Other officials go further than Diskin. They argue that Israel should not be concerned at all by weapons to the Palestinian Authority. The stronger the Palestinian Authority, they say, the better — on the assumption that, no matter how much weaponry the Palestinians import, they won’t be able to match Israel militarily.
The Israeli establishment also is divided over Hamas’ participation in the elections. Israel’s official position is that Hamas can’t participate in elections as long as it has a military wing. In other words, to become a legitimate political party, Hamas must first disarm.
That position is supported by the United States and some E.U. countries. The counterargument is that participation would domesticate Hamas, and the fact of being part of Palestinian institutional life would imply Hamas’ acceptance of the two-state solution to which Israel and the Palestinian Authority subscribe.
However, others see the example of Lebanon, where its ascension to the Lebanese Cabinet did not induce Hezbollah to give up its private army or moderate its radical anti-Israel agenda.
The issue with the most significant long-term ramifications is the question of border crossings. If Israel envisages long-term strategic separation from the Palestinians, then allowing the Palestinians open borders to the Arab world makes sense. Yet security considerations, such as the need to counter weapons smuggling, dictate a measure of Israeli border control.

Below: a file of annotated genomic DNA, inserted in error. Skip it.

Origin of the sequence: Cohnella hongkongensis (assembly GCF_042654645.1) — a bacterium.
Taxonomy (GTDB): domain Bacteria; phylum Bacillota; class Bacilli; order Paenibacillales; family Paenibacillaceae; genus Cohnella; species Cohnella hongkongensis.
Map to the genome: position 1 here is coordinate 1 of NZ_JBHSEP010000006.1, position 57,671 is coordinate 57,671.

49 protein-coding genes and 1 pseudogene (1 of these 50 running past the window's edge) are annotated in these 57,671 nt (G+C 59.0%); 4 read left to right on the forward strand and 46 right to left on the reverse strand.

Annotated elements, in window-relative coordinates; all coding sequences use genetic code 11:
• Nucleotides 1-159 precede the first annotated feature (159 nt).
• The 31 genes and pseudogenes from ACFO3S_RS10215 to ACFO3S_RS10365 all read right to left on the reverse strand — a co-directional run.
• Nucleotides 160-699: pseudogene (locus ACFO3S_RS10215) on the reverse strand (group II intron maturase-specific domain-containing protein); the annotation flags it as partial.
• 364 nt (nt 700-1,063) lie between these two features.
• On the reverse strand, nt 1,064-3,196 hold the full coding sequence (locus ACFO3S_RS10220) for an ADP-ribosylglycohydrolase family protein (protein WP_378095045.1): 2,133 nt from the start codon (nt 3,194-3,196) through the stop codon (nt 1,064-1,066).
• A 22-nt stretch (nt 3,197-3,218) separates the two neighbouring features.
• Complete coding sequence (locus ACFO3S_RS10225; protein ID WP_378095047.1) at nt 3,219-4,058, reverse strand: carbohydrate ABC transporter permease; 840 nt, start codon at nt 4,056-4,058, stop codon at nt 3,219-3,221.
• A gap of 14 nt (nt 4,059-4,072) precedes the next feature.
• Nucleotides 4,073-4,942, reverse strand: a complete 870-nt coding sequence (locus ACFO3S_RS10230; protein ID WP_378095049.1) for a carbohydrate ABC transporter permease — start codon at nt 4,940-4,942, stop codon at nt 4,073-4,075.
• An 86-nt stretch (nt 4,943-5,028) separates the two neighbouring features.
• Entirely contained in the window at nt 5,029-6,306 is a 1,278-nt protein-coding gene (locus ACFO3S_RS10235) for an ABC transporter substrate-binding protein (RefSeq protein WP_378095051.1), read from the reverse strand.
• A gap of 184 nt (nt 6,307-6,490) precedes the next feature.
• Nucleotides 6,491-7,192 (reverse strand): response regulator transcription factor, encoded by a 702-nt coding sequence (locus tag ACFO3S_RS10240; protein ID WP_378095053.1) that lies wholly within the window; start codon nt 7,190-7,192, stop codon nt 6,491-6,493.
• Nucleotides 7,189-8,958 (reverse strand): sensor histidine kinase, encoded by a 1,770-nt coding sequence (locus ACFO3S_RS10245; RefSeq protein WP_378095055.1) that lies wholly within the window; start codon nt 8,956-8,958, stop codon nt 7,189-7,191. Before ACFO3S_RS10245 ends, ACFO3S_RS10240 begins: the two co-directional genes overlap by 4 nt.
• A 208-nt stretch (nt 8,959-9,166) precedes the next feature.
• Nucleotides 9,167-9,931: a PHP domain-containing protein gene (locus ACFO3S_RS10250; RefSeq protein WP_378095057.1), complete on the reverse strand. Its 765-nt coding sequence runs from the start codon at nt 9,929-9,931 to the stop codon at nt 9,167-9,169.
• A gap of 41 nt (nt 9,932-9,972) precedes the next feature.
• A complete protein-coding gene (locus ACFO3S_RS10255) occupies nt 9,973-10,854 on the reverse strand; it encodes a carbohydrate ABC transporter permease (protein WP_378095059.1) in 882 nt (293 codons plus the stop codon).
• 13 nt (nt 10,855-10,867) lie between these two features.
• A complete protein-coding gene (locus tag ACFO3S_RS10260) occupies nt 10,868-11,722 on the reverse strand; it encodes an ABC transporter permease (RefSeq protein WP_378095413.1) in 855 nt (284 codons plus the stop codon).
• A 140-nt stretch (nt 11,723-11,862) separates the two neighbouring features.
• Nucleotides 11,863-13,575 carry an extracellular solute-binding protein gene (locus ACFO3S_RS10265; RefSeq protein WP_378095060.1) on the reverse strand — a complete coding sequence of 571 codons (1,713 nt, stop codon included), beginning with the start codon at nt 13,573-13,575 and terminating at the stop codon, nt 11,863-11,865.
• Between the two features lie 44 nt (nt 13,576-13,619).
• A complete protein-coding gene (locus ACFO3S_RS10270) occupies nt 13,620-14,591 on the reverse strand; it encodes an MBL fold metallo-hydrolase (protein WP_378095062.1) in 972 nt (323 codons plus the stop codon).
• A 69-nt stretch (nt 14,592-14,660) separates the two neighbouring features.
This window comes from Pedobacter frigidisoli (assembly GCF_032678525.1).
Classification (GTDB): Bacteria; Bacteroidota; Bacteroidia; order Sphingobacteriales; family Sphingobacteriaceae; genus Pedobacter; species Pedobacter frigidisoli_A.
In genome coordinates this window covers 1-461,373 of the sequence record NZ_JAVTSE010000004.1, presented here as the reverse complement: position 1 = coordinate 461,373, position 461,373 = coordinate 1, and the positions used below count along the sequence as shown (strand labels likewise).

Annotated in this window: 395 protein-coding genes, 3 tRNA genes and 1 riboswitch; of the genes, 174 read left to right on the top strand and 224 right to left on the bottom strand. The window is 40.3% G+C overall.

The same is true of the projected land link between the Gaza Strip and West Bank. Israeli advocates say the link would connect Gaza to the Arab world to the east. Others worry that the Palestinians will take advantage of the link to move arms and terrorists from Gaza to the West Bank, or even to carry out attacks while crossing Israel.
On the Palestinian side, Abbas, disappointed at the slow pace of negotiations so far, hopes to convince the Israeli public that he can be trusted with a far greater degree of independence. His most direct appeal is likely to come during a mid-November conference in memory of assassinated Prime Minister Yitzhak Rabin, where Abbas will be one of the guest speakers.
Some Israeli critics accuse the government of a shortsighted and patronizing attitude toward the Palestinians that could lead to more fighting, before Israel is able to start instituting any of its long-term strategic goals.
Ha’aretz political analyst Aluf Benn writes that Sharon’s people have forgotten “that successful wars end with magnanimity of victors, and that humiliating a defeated enemy only sows the seeds of the next war.” In an editorial, Ha’aretz suggests that Israel must make gestures toward the Palestinians soon to convince the international community that it wants progress.
“Releasing Palestinian prisoners, opening sea and air ports, transferring considerable funds to the Palestinian Authority and equipping it with effective military tools to strengthen it are necessary to bolster the Palestinian partner,” Ha’aretz writes. “Without these steps, Israel too will not be able to persuade the world that its intentions are sincere.”
As they consider what short-term concessions to make, and how quickly to make them, Israeli decision-makers face a difficult strategic question: Can the Palestinian Authority be trusted with real power — or will it once again abuse any power it’s given to fight Israel?